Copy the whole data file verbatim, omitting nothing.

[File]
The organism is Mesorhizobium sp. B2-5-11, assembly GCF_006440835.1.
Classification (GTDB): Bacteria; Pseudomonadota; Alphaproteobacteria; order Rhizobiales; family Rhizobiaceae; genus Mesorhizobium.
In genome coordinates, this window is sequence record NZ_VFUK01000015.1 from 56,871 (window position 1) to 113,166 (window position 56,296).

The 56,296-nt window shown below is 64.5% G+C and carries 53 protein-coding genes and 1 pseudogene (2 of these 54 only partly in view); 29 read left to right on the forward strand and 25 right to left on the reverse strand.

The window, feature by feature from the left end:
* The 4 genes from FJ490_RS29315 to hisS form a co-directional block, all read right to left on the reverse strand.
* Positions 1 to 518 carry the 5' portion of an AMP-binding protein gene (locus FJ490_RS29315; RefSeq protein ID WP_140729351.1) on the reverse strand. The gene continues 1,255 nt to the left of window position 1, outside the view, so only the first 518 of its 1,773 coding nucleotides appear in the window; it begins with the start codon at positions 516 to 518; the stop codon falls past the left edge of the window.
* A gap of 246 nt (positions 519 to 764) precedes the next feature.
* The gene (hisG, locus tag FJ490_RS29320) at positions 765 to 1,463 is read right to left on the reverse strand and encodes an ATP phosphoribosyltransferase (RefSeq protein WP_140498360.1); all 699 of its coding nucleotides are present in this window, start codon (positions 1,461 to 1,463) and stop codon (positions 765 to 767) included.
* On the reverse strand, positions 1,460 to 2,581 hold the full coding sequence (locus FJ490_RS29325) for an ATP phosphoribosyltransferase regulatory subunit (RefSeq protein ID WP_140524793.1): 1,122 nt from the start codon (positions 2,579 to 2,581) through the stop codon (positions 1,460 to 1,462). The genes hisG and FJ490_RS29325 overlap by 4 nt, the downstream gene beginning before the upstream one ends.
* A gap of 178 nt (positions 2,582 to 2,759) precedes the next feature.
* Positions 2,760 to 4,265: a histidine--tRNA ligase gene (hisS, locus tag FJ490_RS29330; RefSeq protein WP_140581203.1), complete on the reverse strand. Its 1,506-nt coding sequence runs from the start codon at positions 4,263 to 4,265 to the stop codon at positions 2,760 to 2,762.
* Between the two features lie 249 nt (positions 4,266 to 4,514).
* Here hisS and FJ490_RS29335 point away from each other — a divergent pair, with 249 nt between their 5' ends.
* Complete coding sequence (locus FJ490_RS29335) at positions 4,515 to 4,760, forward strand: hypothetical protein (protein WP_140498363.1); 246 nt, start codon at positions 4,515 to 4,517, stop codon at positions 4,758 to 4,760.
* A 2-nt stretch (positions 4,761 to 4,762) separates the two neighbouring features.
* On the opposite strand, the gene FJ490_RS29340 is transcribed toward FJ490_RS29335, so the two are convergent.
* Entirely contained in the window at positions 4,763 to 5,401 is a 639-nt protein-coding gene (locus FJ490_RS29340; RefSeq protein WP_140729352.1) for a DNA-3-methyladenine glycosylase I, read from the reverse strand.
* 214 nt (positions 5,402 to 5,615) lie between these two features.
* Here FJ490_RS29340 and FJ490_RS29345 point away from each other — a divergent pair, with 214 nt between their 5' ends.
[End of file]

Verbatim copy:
The organism is Mesorhizobium sp. B2-5-11, assembly GCF_006440835.1.
Classification (GTDB): Bacteria; Pseudomonadota; Alphaproteobacteria; order Rhizobiales; family Rhizobiaceae; genus Mesorhizobium.
In genome coordinates, this window is sequence record NZ_VFUK01000015.1 from 56,871 (window position 1) to 113,166 (window position 56,296).

The 56,296-nt window shown below is 64.5% G+C and carries 53 protein-coding genes and 1 pseudogene (2 of these 54 only partly in view); 29 read left to right on the forward strand and 25 right to left on the reverse strand.

The window, feature by feature from the left end:
* The 4 genes from FJ490_RS29315 to hisS form a co-directional block, all read right to left on the reverse strand.
* Positions 1 to 518 carry the 5' portion of an AMP-binding protein gene (locus FJ490_RS29315; RefSeq protein ID WP_140729351.1) on the reverse strand. The gene continues 1,255 nt to the left of window position 1, outside the view, so only the first 518 of its 1,773 coding nucleotides appear in the window; it begins with the start codon at positions 516 to 518; the stop codon falls past the left edge of the window.
* A gap of 246 nt (positions 519 to 764) precedes the next feature.
* The gene (hisG, locus tag FJ490_RS29320) at positions 765 to 1,463 is read right to left on the reverse strand and encodes an ATP phosphoribosyltransferase (RefSeq protein WP_140498360.1); all 699 of its coding nucleotides are present in this window, start codon (positions 1,461 to 1,463) and stop codon (positions 765 to 767) included.
* On the reverse strand, positions 1,460 to 2,581 hold the full coding sequence (locus FJ490_RS29325) for an ATP phosphoribosyltransferase regulatory subunit (RefSeq protein ID WP_140524793.1): 1,122 nt from the start codon (positions 2,579 to 2,581) through the stop codon (positions 1,460 to 1,462). The genes hisG and FJ490_RS29325 overlap by 4 nt, the downstream gene beginning before the upstream one ends.
* A gap of 178 nt (positions 2,582 to 2,759) precedes the next feature.
* Positions 2,760 to 4,265: a histidine--tRNA ligase gene (hisS, locus tag FJ490_RS29330; RefSeq protein WP_140581203.1), complete on the reverse strand. Its 1,506-nt coding sequence runs from the start codon at positions 4,263 to 4,265 to the stop codon at positions 2,760 to 2,762.
* Between the two features lie 249 nt (positions 4,266 to 4,514).
* Here hisS and FJ490_RS29335 point away from each other — a divergent pair, with 249 nt between their 5' ends.
* Complete coding sequence (locus FJ490_RS29335) at positions 4,515 to 4,760, forward strand: hypothetical protein (protein WP_140498363.1); 246 nt, start codon at positions 4,515 to 4,517, stop codon at positions 4,758 to 4,760.
* A 2-nt stretch (positions 4,761 to 4,762) separates the two neighbouring features.
* On the opposite strand, the gene FJ490_RS29340 is transcribed toward FJ490_RS29335, so the two are convergent.
* Entirely contained in the window at positions 4,763 to 5,401 is a 639-nt protein-coding gene (locus FJ490_RS29340; RefSeq protein WP_140729352.1) for a DNA-3-methyladenine glycosylase I, read from the reverse strand.
* 214 nt (positions 5,402 to 5,615) lie between these two features.
* Here FJ490_RS29340 and FJ490_RS29345 point away from each other — a divergent pair, with 214 nt between their 5' ends.